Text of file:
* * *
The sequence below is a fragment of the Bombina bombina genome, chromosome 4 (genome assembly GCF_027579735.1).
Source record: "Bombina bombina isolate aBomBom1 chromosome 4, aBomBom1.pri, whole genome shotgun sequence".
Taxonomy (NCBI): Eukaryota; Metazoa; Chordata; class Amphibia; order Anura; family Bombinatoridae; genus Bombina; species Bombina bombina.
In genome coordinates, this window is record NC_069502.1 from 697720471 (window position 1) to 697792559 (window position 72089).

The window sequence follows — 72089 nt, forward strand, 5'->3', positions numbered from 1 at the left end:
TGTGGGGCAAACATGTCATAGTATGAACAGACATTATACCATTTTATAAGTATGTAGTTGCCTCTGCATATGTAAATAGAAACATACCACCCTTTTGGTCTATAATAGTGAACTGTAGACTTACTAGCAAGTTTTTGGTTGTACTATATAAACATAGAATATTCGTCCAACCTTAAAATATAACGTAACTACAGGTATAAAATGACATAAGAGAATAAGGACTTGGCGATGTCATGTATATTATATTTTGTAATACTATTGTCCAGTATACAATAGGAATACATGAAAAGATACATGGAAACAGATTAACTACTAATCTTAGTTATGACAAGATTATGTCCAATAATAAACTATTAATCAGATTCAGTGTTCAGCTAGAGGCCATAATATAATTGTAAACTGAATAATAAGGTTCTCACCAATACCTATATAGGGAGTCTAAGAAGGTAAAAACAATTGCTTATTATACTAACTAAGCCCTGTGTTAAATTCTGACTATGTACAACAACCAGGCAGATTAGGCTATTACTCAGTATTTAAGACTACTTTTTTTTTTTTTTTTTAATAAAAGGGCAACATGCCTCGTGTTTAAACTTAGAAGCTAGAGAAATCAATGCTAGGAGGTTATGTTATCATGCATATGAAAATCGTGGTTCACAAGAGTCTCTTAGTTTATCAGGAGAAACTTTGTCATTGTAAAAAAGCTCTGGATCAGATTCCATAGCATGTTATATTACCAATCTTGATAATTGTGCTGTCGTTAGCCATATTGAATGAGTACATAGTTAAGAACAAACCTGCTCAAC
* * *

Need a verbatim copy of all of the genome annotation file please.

The sequence below is a fragment of the Bombina bombina genome, chromosome 4 (genome assembly GCF_027579735.1).
Source record: "Bombina bombina isolate aBomBom1 chromosome 4, aBomBom1.pri, whole genome shotgun sequence".
Taxonomy (NCBI): Eukaryota; Metazoa; Chordata; class Amphibia; order Anura; family Bombinatoridae; genus Bombina; species Bombina bombina.
In genome coordinates, this window is record NC_069502.1 from 697720471 (window position 1) to 697792559 (window position 72089).

The window sequence follows — 72089 nt, forward strand, 5'->3', positions numbered from 1 at the left end:
TGTGGGGCAAACATGTCATAGTATGAACAGACATTATACCATTTTATAAGTATGTAGTTGCCTCTGCATATGTAAATAGAAACATACCACCCTTTTGGTCTATAATAGTGAACTGTAGACTTACTAGCAAGTTTTTGGTTGTACTATATAAACATAGAATATTCGTCCAACCTTAAAATATAACGTAACTACAGGTATAAAATGACATAAGAGAATAAGGACTTGGCGATGTCATGTATATTATATTTTGTAATACTATTGTCCAGTATACAATAGGAATACATGAAAAGATACATGGAAACAGATTAACTACTAATCTTAGTTATGACAAGATTATGTCCAATAATAAACTATTAATCAGATTCAGTGTTCAGCTAGAGGCCATAATATAATTGTAAACTGAATAATAAGGTTCTCACCAATACCTATATAGGGAGTCTAAGAAGGTAAAAACAATTGCTTATTATACTAACTAAGCCCTGTGTTAAATTCTGACTATGTACAACAACCAGGCAGATTAGGCTATTACTCAGTATTTAAGACTACTTTTTTTTTTTTTTTTTAATAAAAGGGCAACATGCCTCGTGTTTAAACTTAGAAGCTAGAGAAATCAATGCTAGGAGGTTATGTTATCATGCATATGAAAATCGTGGTTCACAAGAGTCTCTTAGTTTATCAGGAGAAACTTTGTCATTGTAAAAAAGCTCTGGATCAGATTCCATAGCATGTTATATTACCAATCTTGATAATTGTGCTGTCGTTAGCCATATTGAATGAGTACATAGTTAAGAACAAACCTGCTCAAC